- Worry and anxiety. Mental health is a concern these days. Keep an eye on your child's moods and behavior. Talk to them about how they feel. If they need more support, talk to the teacher and school counselor.
- Higher risk? If your child or a family member living in your home has health problems that put them at increased risk for COVID-19, talk with the teacher and principal. They should be able to arrange a way for your child to do remote learning if there is a higher risk.
Click on these resources to open in a new window:
Your school is a community, and everyone has a responsibility to work together to keep it safe. If the virus spreads to more people, all aspects of school will be harder. They may have to go to fully remote. But we have the power to reduce the spread!
Supporting schoolwork at home
Whether your school is doing remote, in-person, or hybrid learning, this new year will take some getting used to! Prepare your child by talking about the schedule and the new routines that will be part of their day.
Also see this other section: How can I help my child at home?
Tips for at-home learning:
- Set up daily routines for school and homework. You can use visual calendars and daily or weekly planners to keep track.
- Arrange a quiet space for your child to work to limit distractions.
- Break tasks or assignments into smaller pieces and use timers to support focus.
- Plan for frequent breaks, especially ones to keep them active.
- Let your child connect with friends by phone, video calls, or in small groups outside.
- If you do not have reliable internet, talk to your child's teacher or the principal. Ask if the district can help you to get connected.
If your child has an IEP
The school still must provide the special instruction and services on your child's IEP. They may have to deliver them differently, but you and the rest of the team have to figure out a plan that works.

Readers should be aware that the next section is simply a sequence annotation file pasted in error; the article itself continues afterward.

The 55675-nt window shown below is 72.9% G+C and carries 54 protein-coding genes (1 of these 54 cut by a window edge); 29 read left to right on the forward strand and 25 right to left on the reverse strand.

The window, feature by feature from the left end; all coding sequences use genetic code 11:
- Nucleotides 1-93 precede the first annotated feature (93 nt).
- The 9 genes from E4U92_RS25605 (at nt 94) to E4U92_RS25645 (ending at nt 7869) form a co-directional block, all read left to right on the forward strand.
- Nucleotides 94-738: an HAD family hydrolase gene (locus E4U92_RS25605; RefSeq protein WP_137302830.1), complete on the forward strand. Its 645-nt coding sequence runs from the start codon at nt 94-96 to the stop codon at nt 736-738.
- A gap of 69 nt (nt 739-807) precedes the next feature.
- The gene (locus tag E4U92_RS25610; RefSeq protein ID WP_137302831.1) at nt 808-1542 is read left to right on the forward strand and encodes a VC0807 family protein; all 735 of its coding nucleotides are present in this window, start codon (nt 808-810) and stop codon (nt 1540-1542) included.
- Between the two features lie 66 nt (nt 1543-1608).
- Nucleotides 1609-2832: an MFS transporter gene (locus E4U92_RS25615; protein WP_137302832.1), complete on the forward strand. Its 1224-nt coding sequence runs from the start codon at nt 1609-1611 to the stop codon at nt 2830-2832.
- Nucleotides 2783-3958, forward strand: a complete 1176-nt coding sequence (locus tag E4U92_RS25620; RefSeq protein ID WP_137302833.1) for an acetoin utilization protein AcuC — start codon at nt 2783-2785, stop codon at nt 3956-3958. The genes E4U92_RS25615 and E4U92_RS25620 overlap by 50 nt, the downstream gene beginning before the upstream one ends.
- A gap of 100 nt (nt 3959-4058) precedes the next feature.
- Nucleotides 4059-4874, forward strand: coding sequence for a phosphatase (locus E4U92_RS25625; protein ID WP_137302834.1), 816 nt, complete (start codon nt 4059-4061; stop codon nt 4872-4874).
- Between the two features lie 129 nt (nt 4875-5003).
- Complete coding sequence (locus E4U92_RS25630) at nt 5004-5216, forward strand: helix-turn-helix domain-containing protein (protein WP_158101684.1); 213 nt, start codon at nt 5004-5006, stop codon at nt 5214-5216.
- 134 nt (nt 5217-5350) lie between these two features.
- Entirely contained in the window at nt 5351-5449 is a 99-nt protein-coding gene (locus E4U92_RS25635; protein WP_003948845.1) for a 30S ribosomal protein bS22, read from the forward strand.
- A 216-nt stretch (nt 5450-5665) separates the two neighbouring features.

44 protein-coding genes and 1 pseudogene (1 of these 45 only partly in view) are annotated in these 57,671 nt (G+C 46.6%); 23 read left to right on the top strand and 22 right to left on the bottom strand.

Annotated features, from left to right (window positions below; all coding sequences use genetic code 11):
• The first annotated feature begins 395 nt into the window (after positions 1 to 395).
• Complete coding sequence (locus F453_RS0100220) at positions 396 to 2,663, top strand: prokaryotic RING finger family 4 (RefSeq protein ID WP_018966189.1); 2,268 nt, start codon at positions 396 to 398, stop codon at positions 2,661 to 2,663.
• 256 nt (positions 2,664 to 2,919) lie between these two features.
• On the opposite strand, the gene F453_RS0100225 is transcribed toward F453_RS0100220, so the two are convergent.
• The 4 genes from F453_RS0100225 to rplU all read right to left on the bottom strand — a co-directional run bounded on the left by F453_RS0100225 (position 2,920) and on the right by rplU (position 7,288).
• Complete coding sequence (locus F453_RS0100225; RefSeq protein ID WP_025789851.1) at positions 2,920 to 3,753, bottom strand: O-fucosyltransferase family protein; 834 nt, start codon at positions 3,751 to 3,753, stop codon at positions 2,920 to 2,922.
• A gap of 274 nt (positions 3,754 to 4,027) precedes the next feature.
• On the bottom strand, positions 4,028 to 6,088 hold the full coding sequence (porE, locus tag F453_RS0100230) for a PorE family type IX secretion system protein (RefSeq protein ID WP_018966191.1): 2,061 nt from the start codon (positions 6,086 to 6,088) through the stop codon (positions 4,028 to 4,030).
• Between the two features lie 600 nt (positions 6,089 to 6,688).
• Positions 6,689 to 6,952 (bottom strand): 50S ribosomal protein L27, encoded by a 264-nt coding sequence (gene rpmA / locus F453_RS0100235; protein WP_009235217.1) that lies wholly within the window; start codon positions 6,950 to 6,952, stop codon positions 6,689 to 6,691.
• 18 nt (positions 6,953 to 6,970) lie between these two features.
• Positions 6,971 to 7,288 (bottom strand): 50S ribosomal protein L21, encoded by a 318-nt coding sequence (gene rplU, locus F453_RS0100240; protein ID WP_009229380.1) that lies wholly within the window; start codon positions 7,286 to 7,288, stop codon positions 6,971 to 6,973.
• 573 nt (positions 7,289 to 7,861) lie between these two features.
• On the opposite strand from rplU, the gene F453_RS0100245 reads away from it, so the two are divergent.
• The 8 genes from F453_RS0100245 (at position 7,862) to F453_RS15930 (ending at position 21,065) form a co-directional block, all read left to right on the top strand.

Tips for managing IEP services:
- Meetings may have to be by video-conference, but they should still happen. Remember you can ask for an IEP meeting anytime. Click here for tips on virtual meetings.
- Review your child's IEP and decide if it will still work in the new learning environment. You may have to adjust goals, services, accommodations or adaptive equipment.
- If there are things your child may need to make their learning work this year, put them in writing on the IEP. These could be things like adaptive equipment to manage remote learning at home, an extra goal to de-sensitize and help them wear their mask, or counseling services to manage increased anxiety.
- Therapies and other specialized services may also have to be done on video. Click here for some recordings of short webinars by therapists with tips on doing virtual sessions for speech, OT, ABA and mental health counseling.
Remember that this is new to everyone! Schools, districts and families are all doing their best to keep everyone safe and help kids to learn at their best level. The key to making it work is to be patient, have high expectations, and communicate clearly with your school and IEP team.
Read our blog about how some of us are getting ready in our mind for the new school year!
Click on these Louisiana Dept. of Education resources to open in a new window:
- Strong Start 2020 Family Toolbox for Students with Disabilities
- Louisiana Back-to-School Guide for Parent of Students with Disabilities
- Activities & Resources for While You're Home with Kids with Special Needs
- School Reopening FAQ
- Louisiana Dept. of Education Coronavirus Info Page
- Louisiana's Educational Rights of Children with Disabilities
See these other Exceptional Lives topics to learn more about how to support your child:
Sources: Louisiana Department of Education, IDEA